By Leonard Maltin | Leonard Maltin September 25, 2013 at 12:00AM
If I had to choose an all-time favorite movie studio, it
would be Hal Roach’s, where comedy was king in the 1920s and ‘30s. Harold
Lloyd, Laurel and Hardy, Our Gang, Charley Chase, and Thelma Todd were among
his brightest stars. They were surrounded by directors, writers, cameramen,
prop men, and other specialists who knew comedy inside and out. Professor
Richard L. Ward examined the business history of this enterprise in his 2006
book A History of the Hal Roach Studios,
and decades ago William K. Everson wrote an eloquent monograph for the Museum
of Modern Art on the movies themselves.
Now, silent comedy expert Richard M. Roberts has undertaken the formidable task of exploring all of Roach’s films with a critical eye and a firm grasp on what was going on behind the scenes. The privately published, oversized paperback, the first of a planned trilogy, is titled Smileage Guaranteed, Past Humor, Present Laughter—Musings on the Comedy Film Industry 1910-1945 Volume One: Hal Roach (Practical Press). The book is co-researched with Robert Farr and Joe Moore. In it you will learn details of how Roach got started, what it took to launch Harold Lloyd as a comedy star, and how each subsequent series came about. (Roberts has foregone coverage of Our Gang, pointing readers to the book I wrote with Richard W. Bann, The Little Rascals: The Life and Times of Our Gang, and similarly chosen not to cover the Thelma Todd or Boy Friends series, recommending my chapters and filmographies in The Great Movie Shorts. I appreciate the gracious gesture, but there’s a practical consideration, too: his book is already the size of a city telephone directory!)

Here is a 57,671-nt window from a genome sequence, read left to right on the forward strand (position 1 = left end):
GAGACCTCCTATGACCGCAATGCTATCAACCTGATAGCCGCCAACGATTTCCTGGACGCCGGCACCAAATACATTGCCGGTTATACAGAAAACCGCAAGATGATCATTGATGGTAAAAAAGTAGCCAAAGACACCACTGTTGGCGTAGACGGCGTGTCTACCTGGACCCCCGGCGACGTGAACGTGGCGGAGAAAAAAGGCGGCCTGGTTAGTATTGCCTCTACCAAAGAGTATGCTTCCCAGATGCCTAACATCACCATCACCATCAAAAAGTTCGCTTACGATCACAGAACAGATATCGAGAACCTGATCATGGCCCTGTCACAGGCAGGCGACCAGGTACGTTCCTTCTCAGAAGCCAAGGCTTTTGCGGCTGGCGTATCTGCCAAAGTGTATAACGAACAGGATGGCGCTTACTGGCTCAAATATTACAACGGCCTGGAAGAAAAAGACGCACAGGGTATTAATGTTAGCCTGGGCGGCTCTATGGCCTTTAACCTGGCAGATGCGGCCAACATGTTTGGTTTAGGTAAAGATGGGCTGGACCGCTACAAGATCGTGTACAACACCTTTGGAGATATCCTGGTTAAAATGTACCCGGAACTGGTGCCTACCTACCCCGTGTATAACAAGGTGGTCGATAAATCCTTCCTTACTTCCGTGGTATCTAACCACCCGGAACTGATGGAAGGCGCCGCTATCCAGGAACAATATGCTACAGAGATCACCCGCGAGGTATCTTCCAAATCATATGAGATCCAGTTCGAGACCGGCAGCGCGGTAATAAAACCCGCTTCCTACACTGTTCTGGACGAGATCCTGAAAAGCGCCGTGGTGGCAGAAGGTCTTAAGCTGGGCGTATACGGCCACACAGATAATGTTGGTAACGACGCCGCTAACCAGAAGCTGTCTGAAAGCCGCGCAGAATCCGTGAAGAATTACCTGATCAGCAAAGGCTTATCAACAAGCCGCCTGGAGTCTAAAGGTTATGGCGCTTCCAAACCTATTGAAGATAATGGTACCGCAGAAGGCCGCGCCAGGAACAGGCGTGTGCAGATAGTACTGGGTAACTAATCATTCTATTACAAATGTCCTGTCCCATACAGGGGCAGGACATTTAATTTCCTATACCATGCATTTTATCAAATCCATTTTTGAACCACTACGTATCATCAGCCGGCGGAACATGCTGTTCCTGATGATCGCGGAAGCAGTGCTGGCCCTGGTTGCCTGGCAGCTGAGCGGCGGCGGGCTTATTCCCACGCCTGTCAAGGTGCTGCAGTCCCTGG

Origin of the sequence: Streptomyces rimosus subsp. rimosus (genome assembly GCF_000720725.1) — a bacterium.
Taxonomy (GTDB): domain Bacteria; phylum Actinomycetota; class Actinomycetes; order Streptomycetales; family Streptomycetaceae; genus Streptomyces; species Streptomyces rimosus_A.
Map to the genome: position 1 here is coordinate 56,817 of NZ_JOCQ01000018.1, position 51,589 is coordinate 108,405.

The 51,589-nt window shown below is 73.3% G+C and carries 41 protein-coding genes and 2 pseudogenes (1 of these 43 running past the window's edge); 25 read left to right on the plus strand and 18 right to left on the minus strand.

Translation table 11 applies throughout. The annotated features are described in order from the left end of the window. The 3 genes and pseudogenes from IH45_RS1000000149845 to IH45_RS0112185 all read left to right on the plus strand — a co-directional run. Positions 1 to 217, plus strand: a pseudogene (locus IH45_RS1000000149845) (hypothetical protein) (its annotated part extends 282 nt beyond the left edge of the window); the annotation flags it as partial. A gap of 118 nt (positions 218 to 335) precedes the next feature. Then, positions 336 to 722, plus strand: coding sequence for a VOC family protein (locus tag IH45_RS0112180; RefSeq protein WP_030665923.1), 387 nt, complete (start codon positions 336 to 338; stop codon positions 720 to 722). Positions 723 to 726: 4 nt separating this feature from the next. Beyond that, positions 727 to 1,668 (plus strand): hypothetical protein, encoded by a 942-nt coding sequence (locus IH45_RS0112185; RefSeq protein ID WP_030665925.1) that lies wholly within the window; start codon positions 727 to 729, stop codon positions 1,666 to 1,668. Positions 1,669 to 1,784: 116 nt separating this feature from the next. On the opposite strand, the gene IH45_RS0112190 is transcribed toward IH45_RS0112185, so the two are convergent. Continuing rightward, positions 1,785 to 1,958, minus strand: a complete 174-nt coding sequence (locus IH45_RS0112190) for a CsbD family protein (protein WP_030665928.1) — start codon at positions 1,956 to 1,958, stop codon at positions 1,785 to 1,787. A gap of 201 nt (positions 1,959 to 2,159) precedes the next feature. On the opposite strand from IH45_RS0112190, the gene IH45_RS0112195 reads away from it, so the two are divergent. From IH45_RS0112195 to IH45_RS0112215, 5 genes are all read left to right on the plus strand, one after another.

I pored over every page of this book with great interest, from his intricate historical notes to his detailed filmographies. And just when you think you’ve reached the end of this massive volume, he offers a bonus: never-before-published pictures of the Roach gang at play from the scrapbooks of onetime leading lady Marie Mosquini. Wait till you see Harold Lloyd, Snub Pollard, and Charley Chase frolicking at the beach!
It’s rare to find a book with genuinely original research and unfamiliar illustrations that’s also readable and entertaining. Naturally, I don’t agree with all of Roberts’ opinions; Harry Langdon’s talkie shorts for Roach still elude my funny-bone, and I question whether it’s legitimate to assume that Max Davidson’s lost late-silent shorts were inferior when one that survives is the hilarious Pass the Gravy. But these are minor quibbles.
If you love Hal Roach comedies you should consider this hefty volume a must, not just to put on your bookshelf but to read, from cover to cover.
Steve Massa is another enterprising researcher who has unearthed a cornucopia of information about little-known silent comedies for his new book Lame Brains & Lunatics: The Good, the Bad, and The Forgotten of Silent Comedy (BearManor Media). By dint of sheer determination, Massa has made his way through major film archives and uncovered prints of silent comedies that no one has bothered to catalogue, let alone screen, in years. Along the way he has identified unsung heroes as well as journeymen whose work deserves to be chronicled, if not praised to the skies.
The chapter titles will give you some idea of the breadth of this book: Silent Partners: Comedy Teams of the Teens and Twenties, Alice Howell: Forgotten Slapstick Queen, Charles Parrott: Comedy’s Best Kept Secret, Max Came Across: Max Linder in America, Billie Ritchie: The Man from Nowhere, I’m Glad Now That I’m Homely: The Downs and Ups of Marie Dressler, and Rediscovering Roscoe: The Careers of “Fatty” Arbuckle. Every chapter offers discoveries to even a diehard silent-comedy buff, along with rare and interesting illustrations (including vintage trade advertisements). Massa provides filmographies and a thorough index to make his book as useful as possible.
One may debate the relative merits of the performers profiled here—some of them remained in the second-tier of comedy stardom for good reason—but there is no question that Steve Massa’s research will remain a valuable guide for many years to come. His enthusiasm certainly makes one want to seek out many of these long-forgotten films.